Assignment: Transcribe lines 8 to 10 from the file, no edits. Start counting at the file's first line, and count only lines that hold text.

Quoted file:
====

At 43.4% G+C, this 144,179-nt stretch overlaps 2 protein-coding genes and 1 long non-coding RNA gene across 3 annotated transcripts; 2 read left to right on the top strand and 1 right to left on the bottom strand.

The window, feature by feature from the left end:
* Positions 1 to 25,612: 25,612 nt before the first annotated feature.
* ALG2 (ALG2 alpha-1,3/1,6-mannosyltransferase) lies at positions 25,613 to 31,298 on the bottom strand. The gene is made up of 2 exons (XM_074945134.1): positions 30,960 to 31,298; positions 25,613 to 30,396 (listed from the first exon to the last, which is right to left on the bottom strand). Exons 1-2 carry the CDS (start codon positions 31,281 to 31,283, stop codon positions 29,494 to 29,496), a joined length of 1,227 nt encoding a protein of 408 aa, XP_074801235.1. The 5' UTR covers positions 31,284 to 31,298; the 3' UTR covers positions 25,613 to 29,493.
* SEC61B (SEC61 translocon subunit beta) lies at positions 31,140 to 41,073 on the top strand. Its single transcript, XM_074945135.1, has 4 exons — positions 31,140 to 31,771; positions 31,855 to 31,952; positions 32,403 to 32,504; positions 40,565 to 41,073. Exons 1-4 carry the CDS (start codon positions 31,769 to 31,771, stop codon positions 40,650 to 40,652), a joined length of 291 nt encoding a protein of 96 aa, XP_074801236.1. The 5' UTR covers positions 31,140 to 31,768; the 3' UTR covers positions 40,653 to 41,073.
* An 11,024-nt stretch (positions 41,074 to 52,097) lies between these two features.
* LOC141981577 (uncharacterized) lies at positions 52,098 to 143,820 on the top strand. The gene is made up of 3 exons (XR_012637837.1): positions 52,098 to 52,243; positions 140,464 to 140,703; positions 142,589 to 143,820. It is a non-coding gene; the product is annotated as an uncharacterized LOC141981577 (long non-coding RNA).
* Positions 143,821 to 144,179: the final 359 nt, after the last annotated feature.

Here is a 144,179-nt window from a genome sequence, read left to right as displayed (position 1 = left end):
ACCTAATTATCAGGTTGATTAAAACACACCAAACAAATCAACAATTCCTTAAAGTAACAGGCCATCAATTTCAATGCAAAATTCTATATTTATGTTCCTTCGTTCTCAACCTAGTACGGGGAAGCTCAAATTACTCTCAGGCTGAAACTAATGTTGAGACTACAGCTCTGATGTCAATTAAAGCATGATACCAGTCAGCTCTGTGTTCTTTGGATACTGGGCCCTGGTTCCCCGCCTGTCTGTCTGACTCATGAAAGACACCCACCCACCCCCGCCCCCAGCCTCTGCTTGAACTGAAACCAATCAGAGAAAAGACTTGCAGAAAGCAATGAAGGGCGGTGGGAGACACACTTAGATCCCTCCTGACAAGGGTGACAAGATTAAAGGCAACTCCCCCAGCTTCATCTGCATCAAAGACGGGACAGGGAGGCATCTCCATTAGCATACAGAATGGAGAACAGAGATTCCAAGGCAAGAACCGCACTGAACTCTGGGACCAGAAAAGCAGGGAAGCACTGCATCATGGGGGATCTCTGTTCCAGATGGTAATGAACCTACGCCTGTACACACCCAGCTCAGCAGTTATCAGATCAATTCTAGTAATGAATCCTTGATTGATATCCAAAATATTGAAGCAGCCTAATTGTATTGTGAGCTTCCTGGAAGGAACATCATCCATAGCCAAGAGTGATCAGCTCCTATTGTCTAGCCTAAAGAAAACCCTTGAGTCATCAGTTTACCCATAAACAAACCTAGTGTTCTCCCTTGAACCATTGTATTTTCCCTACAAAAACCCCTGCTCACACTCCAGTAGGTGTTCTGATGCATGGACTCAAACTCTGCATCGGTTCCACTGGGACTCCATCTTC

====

* Positions 143,821 to 144,179: the final 359 nt, after the last annotated feature.

Here is a 144,179-nt window from a genome sequence, read left to right as displayed (position 1 = left end):
ACCTAATTATCAGGTTGATTAAAACACACCAAACAAATCAACAATTCCTTAAAGTAACAGGCCATCAATTTCAATGCAAAATTCTATATTTATGTTCCTTCGTTCTCAACCTAGTACGGGGAAGCTCAAATTACTCTCAGGCTGAAACTAATGTTGAGACTACAGCTCTGATGTCAATTAAAGCATGATACCAGTCAGCTCTGTGTTCTTTGGATACTGGGCCCTGGTTCCCCGCCTGTCTGTCTGACTCATGAAAGACACCCACCCACCCCCGCCCCCAGCCTCTGCTTGAACTGAAACCAATCAGAGAAAAGACTTGCAGAAAGCAATGAAGGGCGGTGGGAGACACACTTAGATCCCTCCTGACAAGGGTGACAAGATTAAAGGCAACTCCCCCAGCTTCATCTGCATCAAAGACGGGACAGGGAGGCATCTCCATTAGCATACAGAATGGAGAACAGAGATTCCAAGGCAAGAACCGCACTGAACTCTGGGACCAGAAAAGCAGGGAAGCACTGCATCATGGGGGATCTCTGTTCCAGATGGTAATGAACCTACGCCTGTACACACCCAGCTCAGCAGTTATCAGATCAATTCTAGTAATGAATCCTTGATTGATATCCAAAATATTGAAGCAGCCTAATTGTATTGTGAGCTTCCTGGAAGGAACATCATCCATAGCCAAGAGTGATCAGCTCCTATTGTCTAGCCTAAAGAAAACCCTTGAGTCATCAGTTTACCCATAAACAAACCTAGTGTTCTCCCTTGAACCATTGTATTTTCCCTACAAAAACCCCTGCTCACACTCCAGTAGGTGTTCTGATGCATGGACTCAAACTCTGCATCGGTTCCACTGGGACTCCATCTTC